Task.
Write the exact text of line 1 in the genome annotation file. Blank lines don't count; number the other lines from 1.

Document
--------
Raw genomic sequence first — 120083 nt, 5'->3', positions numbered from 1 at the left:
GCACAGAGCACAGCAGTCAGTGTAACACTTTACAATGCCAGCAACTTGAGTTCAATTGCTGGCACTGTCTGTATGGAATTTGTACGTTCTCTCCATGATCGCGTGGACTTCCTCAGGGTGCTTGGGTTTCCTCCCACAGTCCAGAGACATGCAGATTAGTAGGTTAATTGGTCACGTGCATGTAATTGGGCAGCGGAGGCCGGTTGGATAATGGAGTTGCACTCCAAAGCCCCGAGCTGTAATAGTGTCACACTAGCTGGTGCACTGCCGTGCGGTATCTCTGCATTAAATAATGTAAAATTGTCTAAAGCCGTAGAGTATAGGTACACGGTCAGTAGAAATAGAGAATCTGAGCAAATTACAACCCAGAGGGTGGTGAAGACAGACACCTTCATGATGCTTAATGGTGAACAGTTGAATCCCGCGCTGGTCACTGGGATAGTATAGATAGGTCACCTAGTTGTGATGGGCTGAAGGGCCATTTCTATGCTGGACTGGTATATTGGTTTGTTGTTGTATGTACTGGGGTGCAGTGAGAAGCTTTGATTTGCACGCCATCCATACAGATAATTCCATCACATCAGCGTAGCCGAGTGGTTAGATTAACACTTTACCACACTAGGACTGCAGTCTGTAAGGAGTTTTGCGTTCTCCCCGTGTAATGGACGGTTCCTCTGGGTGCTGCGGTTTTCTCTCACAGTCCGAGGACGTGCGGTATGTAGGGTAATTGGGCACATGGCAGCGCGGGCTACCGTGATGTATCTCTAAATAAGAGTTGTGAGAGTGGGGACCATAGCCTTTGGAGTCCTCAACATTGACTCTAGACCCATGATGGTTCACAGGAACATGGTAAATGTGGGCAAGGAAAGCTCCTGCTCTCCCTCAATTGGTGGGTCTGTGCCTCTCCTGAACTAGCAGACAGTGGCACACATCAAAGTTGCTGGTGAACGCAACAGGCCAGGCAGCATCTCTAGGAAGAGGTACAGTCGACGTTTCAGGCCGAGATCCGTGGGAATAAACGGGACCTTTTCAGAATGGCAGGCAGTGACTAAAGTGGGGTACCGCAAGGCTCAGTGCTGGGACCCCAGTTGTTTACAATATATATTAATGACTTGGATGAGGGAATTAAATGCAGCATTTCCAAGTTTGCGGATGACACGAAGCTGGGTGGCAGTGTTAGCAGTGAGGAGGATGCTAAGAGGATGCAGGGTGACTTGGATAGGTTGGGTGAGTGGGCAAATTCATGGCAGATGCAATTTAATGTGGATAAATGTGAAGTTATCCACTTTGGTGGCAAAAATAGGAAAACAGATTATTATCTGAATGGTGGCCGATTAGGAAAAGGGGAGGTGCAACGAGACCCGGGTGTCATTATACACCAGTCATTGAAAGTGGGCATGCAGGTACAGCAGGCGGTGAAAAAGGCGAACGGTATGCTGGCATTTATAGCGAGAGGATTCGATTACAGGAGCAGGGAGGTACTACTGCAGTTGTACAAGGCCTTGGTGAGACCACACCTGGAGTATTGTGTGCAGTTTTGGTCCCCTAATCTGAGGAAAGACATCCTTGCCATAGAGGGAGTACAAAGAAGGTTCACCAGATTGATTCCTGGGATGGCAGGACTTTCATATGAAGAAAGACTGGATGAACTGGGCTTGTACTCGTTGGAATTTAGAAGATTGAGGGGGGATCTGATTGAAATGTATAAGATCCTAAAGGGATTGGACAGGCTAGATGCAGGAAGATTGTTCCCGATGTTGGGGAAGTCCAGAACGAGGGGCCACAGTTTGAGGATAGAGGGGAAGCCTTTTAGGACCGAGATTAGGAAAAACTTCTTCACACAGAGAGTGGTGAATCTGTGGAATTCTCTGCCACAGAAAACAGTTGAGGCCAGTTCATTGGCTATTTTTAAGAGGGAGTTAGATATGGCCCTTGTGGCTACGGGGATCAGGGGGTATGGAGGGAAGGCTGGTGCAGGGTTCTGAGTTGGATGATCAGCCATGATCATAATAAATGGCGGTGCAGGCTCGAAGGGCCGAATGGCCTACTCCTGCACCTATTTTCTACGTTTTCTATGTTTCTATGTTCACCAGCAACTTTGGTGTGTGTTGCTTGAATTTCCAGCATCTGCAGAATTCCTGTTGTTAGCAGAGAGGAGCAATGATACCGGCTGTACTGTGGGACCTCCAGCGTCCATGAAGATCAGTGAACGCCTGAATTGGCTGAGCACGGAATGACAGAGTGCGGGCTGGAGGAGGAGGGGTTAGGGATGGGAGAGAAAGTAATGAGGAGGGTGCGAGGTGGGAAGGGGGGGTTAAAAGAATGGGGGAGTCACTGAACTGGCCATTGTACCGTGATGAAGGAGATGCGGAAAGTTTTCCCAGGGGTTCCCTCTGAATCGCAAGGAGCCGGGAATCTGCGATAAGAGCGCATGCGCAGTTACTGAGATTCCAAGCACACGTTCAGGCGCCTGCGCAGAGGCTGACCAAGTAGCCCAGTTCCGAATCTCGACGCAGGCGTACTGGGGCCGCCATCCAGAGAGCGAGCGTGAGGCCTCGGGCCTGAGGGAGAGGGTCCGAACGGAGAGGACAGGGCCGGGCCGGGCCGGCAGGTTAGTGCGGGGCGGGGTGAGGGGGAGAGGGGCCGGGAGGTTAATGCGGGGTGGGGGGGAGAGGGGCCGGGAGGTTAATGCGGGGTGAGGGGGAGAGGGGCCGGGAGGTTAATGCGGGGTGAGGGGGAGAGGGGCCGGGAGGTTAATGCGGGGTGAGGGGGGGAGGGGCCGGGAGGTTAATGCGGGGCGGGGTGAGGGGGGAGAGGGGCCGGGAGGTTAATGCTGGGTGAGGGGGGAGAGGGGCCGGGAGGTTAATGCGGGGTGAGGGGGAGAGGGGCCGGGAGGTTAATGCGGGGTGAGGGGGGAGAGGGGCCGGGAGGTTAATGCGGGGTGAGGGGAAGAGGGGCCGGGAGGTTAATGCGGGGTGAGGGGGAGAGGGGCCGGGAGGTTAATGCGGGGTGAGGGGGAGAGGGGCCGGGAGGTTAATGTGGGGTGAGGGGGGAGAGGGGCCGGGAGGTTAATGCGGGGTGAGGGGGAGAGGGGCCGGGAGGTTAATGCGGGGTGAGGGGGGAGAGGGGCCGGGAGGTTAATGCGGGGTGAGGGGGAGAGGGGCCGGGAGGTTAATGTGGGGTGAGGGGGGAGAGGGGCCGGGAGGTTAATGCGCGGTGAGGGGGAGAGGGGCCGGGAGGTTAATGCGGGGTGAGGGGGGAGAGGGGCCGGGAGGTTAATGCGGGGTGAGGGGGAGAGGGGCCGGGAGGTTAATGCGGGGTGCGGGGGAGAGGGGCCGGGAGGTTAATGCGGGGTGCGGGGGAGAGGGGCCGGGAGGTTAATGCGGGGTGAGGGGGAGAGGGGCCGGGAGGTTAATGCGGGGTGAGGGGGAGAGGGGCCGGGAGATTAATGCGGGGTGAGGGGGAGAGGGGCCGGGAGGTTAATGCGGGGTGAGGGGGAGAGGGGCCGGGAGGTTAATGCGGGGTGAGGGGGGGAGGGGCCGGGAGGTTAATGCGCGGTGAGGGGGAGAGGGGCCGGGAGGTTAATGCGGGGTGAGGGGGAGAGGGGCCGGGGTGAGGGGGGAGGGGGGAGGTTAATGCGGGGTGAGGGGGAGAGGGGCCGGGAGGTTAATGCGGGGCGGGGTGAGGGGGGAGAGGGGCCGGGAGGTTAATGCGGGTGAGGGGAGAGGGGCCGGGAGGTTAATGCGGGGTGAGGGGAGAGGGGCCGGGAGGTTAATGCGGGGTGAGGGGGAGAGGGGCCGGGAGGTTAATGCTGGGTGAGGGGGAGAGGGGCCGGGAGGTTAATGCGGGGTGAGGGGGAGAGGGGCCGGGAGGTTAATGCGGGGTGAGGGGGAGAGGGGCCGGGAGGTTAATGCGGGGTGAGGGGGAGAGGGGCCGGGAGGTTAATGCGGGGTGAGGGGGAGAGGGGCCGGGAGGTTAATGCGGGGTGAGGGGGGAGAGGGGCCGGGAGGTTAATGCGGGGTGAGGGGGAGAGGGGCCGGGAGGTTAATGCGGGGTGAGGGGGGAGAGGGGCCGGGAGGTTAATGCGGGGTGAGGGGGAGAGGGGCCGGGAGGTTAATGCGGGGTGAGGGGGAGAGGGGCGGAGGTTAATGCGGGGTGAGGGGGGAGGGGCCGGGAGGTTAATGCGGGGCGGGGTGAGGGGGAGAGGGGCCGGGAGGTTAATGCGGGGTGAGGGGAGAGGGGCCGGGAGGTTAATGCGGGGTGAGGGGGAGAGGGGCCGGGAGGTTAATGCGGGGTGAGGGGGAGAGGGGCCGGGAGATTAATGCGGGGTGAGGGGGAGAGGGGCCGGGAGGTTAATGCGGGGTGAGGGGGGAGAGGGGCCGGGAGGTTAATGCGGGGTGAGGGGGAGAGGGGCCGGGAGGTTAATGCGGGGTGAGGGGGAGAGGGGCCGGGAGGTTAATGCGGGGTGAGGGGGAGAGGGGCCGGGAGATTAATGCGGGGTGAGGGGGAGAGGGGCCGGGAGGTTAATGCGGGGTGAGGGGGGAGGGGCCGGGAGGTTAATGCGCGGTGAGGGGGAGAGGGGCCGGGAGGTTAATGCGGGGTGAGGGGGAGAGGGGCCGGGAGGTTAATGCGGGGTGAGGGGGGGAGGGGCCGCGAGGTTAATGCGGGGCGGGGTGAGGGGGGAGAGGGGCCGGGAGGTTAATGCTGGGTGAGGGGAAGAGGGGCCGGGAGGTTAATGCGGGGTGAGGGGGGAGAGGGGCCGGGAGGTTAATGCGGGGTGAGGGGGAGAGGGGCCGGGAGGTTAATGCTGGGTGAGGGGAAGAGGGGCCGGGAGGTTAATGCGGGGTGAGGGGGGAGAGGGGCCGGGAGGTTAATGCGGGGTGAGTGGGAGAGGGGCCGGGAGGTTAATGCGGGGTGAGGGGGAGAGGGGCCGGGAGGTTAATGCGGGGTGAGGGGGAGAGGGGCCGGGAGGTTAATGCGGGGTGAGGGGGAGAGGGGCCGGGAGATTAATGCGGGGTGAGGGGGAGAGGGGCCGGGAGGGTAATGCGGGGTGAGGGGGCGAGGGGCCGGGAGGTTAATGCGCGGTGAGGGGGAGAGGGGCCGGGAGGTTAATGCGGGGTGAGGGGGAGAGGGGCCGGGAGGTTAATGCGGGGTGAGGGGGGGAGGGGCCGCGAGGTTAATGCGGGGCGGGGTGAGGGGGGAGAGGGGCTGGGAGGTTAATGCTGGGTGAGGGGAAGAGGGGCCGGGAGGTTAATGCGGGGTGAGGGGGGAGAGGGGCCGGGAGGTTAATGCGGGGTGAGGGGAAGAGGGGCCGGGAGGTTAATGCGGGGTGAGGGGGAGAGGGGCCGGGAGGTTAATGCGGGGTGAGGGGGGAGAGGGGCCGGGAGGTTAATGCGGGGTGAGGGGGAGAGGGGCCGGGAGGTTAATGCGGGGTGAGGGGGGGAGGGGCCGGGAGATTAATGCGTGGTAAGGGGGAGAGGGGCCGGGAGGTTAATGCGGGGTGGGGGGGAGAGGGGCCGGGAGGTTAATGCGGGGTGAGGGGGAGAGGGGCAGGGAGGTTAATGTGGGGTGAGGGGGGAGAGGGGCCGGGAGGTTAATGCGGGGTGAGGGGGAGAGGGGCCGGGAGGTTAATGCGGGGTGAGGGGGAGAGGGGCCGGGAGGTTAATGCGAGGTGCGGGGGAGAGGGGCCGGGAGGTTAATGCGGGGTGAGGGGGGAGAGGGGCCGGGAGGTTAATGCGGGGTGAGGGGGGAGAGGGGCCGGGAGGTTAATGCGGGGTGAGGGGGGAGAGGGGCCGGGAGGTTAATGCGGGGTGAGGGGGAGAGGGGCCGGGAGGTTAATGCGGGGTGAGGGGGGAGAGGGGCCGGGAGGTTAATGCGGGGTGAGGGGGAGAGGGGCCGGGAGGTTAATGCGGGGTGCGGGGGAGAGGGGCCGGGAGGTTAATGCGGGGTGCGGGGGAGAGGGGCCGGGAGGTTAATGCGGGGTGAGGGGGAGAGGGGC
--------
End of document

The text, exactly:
Raw genomic sequence first — 120083 nt, 5'->3', positions numbered from 1 at the left: